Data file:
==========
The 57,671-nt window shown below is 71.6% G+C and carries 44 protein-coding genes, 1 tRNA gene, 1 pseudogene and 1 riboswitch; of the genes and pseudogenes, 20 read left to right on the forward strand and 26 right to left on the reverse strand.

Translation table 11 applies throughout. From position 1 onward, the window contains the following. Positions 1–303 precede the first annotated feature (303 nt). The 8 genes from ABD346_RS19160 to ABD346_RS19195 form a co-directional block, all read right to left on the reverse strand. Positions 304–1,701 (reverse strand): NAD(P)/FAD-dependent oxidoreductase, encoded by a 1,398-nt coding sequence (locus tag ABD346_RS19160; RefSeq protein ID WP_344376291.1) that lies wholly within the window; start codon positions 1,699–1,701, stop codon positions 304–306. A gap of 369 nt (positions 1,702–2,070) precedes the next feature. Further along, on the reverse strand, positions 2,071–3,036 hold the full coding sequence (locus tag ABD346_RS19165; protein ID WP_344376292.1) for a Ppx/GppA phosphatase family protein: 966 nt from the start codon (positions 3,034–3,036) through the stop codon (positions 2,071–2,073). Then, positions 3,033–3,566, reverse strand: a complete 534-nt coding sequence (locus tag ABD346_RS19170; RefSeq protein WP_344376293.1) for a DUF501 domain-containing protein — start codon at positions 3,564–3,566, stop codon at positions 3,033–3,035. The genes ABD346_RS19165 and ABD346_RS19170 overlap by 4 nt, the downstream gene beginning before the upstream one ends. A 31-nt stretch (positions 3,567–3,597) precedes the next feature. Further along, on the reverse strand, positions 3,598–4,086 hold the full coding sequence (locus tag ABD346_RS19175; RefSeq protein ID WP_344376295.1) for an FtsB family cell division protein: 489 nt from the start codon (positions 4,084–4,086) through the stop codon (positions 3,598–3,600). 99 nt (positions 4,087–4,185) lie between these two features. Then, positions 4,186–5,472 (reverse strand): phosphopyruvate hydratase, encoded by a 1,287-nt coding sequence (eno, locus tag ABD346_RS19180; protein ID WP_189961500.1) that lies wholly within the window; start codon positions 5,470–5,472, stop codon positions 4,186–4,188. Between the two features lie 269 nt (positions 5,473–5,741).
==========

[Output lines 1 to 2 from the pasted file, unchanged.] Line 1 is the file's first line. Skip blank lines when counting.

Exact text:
The 57,671-nt window shown below is 71.6% G+C and carries 44 protein-coding genes, 1 tRNA gene, 1 pseudogene and 1 riboswitch; of the genes and pseudogenes, 20 read left to right on the forward strand and 26 right to left on the reverse strand.

Translation table 11 applies throughout. From position 1 onward, the window contains the following. Positions 1–303 precede the first annotated feature (303 nt). The 8 genes from ABD346_RS19160 to ABD346_RS19195 form a co-directional block, all read right to left on the reverse strand. Positions 304–1,701 (reverse strand): NAD(P)/FAD-dependent oxidoreductase, encoded by a 1,398-nt coding sequence (locus tag ABD346_RS19160; RefSeq protein ID WP_344376291.1) that lies wholly within the window; start codon positions 1,699–1,701, stop codon positions 304–306. A gap of 369 nt (positions 1,702–2,070) precedes the next feature. Further along, on the reverse strand, positions 2,071–3,036 hold the full coding sequence (locus tag ABD346_RS19165; protein ID WP_344376292.1) for a Ppx/GppA phosphatase family protein: 966 nt from the start codon (positions 3,034–3,036) through the stop codon (positions 2,071–2,073). Then, positions 3,033–3,566, reverse strand: a complete 534-nt coding sequence (locus tag ABD346_RS19170; RefSeq protein WP_344376293.1) for a DUF501 domain-containing protein — start codon at positions 3,564–3,566, stop codon at positions 3,033–3,035. The genes ABD346_RS19165 and ABD346_RS19170 overlap by 4 nt, the downstream gene beginning before the upstream one ends. A 31-nt stretch (positions 3,567–3,597) precedes the next feature. Further along, on the reverse strand, positions 3,598–4,086 hold the full coding sequence (locus tag ABD346_RS19175; RefSeq protein ID WP_344376295.1) for an FtsB family cell division protein: 489 nt from the start codon (positions 4,084–4,086) through the stop codon (positions 3,598–3,600). 99 nt (positions 4,087–4,185) lie between these two features. Then, positions 4,186–5,472 (reverse strand): phosphopyruvate hydratase, encoded by a 1,287-nt coding sequence (eno, locus tag ABD346_RS19180; protein ID WP_189961500.1) that lies wholly within the window; start codon positions 5,470–5,472, stop codon positions 4,186–4,188. Between the two features lie 269 nt (positions 5,473–5,741).